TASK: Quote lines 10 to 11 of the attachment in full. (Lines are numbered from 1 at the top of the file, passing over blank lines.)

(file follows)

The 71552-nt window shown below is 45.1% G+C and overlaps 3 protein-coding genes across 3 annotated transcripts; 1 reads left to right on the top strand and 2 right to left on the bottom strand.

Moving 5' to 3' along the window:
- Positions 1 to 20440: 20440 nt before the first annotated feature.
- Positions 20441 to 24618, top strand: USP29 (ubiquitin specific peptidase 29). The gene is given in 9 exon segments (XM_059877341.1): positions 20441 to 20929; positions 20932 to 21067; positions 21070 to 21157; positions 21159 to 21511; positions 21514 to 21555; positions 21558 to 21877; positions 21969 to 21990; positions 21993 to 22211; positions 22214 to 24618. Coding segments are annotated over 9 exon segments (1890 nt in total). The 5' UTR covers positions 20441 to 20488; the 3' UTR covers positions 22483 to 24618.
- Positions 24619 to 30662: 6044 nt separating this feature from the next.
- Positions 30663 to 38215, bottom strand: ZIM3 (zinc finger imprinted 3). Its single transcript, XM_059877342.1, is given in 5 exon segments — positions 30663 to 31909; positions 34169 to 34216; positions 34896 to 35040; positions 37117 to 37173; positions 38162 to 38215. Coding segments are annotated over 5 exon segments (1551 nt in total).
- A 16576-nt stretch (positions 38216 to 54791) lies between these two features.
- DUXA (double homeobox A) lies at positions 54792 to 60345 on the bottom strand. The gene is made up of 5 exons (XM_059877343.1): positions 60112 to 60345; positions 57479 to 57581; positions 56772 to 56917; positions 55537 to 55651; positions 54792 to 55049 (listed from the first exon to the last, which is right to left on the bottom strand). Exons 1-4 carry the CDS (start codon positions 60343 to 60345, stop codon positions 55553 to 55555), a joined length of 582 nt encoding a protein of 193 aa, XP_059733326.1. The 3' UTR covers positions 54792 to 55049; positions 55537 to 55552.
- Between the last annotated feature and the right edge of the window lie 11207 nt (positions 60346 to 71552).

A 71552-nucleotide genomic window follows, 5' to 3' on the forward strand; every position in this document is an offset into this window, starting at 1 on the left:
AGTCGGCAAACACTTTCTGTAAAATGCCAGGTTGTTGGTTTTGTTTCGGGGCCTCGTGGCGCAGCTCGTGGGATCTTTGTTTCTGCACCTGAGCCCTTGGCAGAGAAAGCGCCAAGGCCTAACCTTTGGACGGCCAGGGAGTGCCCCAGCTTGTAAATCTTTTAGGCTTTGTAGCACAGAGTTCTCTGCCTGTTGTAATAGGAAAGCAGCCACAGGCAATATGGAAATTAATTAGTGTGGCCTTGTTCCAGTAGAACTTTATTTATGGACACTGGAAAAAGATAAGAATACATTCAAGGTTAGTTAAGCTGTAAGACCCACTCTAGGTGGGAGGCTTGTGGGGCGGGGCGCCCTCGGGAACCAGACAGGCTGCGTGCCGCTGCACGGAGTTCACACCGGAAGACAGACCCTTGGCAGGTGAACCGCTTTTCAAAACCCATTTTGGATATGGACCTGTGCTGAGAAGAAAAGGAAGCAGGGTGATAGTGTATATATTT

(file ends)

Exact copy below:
A 71552-nucleotide genomic window follows, 5' to 3' on the forward strand; every position in this document is an offset into this window, starting at 1 on the left:
AGTCGGCAAACACTTTCTGTAAAATGCCAGGTTGTTGGTTTTGTTTCGGGGCCTCGTGGCGCAGCTCGTGGGATCTTTGTTTCTGCACCTGAGCCCTTGGCAGAGAAAGCGCCAAGGCCTAACCTTTGGACGGCCAGGGAGTGCCCCAGCTTGTAAATCTTTTAGGCTTTGTAGCACAGAGTTCTCTGCCTGTTGTAATAGGAAAGCAGCCACAGGCAATATGGAAATTAATTAGTGTGGCCTTGTTCCAGTAGAACTTTATTTATGGACACTGGAAAAAGATAAGAATACATTCAAGGTTAGTTAAGCTGTAAGACCCACTCTAGGTGGGAGGCTTGTGGGGCGGGGCGCCCTCGGGAACCAGACAGGCTGCGTGCCGCTGCACGGAGTTCACACCGGAAGACAGACCCTTGGCAGGTGAACCGCTTTTCAAAACCCATTTTGGATATGGACCTGTGCTGAGAAGAAAAGGAAGCAGGGTGATAGTGTATATATTT